On Monday’s CBS "Early Show," a total of over 13 minutes of coverage was given to the controversy involving comments of Barack Obama’s pastor, Jeremiah Wright, but only 16 seconds was given to play video of Wright’s comments, video which did not include some of the Reverend’s most shocking comments that September 11 was caused by U.S. foreign policy or that the AIDS virus was part of a government plot against the black community.
The coverage began with a report from CBS correspondent Dean Reynolds, who suggested the media was paying too much attention to the story: "For days now the news media have recycled Reverend Wright's sermons or at least their most inflammatory parts." That was followed by a relatively mild 3 second clip of Wright declaring: "Not God bless America! God damn America!" Reynolds went on to explain that: "Obama has denounced that and other anti-American statements, though the Senator says he never heard such comments before from the man who was his spiritual mentor." Reynolds never mentioned what those other "anti-American statements" were.
The Early Show did its best this morning to help Barack Obama climb out of the hole he's dug for himself with his close association with the Rev. Jeremiah Wright.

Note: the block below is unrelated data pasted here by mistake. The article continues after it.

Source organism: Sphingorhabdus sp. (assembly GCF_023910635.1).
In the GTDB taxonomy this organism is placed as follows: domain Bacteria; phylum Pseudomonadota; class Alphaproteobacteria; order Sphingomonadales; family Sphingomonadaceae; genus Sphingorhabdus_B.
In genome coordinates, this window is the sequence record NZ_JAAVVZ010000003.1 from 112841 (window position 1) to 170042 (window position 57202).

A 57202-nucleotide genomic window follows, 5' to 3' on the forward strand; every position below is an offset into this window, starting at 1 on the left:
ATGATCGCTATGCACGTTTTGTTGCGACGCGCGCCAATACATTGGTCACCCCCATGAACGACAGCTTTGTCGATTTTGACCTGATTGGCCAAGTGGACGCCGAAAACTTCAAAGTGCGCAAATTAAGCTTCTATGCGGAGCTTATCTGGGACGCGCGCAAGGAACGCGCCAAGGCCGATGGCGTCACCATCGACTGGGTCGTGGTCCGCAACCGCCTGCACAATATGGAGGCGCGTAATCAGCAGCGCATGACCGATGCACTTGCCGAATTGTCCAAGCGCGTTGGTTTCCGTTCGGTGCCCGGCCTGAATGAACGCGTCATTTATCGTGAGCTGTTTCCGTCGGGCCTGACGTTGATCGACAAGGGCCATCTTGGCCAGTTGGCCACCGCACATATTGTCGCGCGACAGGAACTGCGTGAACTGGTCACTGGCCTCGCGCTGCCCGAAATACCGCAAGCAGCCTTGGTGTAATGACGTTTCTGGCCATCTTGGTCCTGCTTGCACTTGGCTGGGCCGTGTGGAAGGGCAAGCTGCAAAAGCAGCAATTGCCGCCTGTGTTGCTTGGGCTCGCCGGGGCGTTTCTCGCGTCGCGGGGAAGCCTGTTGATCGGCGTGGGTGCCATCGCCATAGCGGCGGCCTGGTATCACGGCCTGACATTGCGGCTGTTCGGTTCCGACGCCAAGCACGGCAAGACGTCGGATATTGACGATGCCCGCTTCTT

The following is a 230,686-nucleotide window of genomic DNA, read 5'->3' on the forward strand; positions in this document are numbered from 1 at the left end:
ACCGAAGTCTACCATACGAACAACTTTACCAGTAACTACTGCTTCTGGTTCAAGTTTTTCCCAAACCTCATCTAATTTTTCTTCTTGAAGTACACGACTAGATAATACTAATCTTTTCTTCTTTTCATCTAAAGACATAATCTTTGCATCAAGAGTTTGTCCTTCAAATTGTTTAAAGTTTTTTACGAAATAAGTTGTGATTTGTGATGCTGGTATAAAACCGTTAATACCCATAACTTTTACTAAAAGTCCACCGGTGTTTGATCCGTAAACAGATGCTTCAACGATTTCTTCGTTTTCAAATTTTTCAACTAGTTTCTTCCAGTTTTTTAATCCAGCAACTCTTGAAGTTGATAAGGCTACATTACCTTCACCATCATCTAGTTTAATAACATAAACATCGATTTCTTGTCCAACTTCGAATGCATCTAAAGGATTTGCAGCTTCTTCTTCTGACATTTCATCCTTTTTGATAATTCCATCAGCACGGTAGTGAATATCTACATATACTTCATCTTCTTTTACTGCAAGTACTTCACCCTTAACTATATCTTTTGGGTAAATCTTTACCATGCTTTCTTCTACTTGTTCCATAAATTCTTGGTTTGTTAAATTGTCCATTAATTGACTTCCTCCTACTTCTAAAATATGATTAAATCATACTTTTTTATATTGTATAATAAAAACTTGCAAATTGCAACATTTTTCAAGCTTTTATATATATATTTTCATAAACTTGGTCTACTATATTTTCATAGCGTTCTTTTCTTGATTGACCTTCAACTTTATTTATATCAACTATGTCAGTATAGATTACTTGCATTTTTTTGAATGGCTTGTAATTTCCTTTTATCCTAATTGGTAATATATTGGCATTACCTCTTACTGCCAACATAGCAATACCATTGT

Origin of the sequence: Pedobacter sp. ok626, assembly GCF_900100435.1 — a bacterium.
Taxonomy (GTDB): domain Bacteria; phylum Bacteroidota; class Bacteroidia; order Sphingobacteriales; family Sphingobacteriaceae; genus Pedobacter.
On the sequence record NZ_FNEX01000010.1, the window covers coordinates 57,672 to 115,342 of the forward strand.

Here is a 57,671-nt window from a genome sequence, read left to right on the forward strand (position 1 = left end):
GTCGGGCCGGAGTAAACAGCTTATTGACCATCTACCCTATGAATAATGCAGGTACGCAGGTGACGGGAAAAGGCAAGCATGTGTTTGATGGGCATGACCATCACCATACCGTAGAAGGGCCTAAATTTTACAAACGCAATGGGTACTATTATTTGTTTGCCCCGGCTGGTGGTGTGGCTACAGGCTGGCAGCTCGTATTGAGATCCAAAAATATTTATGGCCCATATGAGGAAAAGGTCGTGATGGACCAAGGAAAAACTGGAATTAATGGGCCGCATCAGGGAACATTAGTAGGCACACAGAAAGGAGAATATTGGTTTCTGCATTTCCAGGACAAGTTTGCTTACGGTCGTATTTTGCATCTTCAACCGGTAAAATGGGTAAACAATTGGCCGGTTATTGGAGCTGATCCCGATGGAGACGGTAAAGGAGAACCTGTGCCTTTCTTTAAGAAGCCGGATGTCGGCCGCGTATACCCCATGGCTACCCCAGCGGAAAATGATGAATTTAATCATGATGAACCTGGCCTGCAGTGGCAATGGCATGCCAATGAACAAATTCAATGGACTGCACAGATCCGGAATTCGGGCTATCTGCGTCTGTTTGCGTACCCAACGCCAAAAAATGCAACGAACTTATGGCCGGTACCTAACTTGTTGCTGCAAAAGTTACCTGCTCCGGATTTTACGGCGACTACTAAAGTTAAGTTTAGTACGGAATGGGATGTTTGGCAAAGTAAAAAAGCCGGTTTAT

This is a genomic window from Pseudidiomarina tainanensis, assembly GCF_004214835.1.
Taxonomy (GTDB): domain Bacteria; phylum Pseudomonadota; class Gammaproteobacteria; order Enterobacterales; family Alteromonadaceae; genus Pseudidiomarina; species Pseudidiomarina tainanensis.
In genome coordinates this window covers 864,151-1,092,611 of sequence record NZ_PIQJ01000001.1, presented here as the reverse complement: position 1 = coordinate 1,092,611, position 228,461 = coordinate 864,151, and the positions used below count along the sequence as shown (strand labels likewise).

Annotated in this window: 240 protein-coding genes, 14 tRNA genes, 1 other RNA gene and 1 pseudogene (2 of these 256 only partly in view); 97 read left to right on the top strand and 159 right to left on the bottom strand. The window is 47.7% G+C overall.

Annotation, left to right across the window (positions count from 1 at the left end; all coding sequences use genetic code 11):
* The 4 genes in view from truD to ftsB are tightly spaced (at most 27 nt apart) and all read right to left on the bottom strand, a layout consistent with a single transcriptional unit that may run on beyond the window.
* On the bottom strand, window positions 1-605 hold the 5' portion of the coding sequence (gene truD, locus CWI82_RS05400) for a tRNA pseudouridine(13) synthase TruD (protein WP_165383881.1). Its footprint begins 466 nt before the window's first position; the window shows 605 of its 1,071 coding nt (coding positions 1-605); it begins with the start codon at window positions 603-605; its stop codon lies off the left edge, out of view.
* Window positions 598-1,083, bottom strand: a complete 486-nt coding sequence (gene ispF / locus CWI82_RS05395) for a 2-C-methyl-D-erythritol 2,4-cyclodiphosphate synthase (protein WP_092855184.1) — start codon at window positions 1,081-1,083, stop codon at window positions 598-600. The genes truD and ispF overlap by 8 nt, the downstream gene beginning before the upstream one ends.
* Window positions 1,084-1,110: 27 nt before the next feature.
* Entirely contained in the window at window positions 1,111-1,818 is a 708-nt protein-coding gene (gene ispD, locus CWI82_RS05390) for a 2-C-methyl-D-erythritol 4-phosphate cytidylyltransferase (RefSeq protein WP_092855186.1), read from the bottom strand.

In a set-up segment, CBS's Dean Reynolds rhetorically asked: "the question is whether the rhetoric is so remarkable, because in African-American churches pastors often seek to rouse their congregants to self-reliance by speaking harshly about the country's troubled racial past and the need to overcome it."
Nice try, but how does accusing the US government of introducing AIDS and giving black people drugs equate to a call for self-reliance?
Reynolds concluded by stating that the Obama campaign is concerned that its candidate has been "victimized" in the same way the Trinity church claims Rev. Wright has.
Then it was on to a Russ Mitchell interview of the Rev. Dr. Calvin Butts, III of Harlem's famed Abyssinian Baptist Church. The thrust of Mitchell's questions and Rev. Butts' responses was that the controversy is being blown out of proportion, that fiery rhetoric is a tradition in black churches with roots in the Bible and even in the words of Jesus. Moreover, it would be wrong to expect congregants to criticize their pastors' words.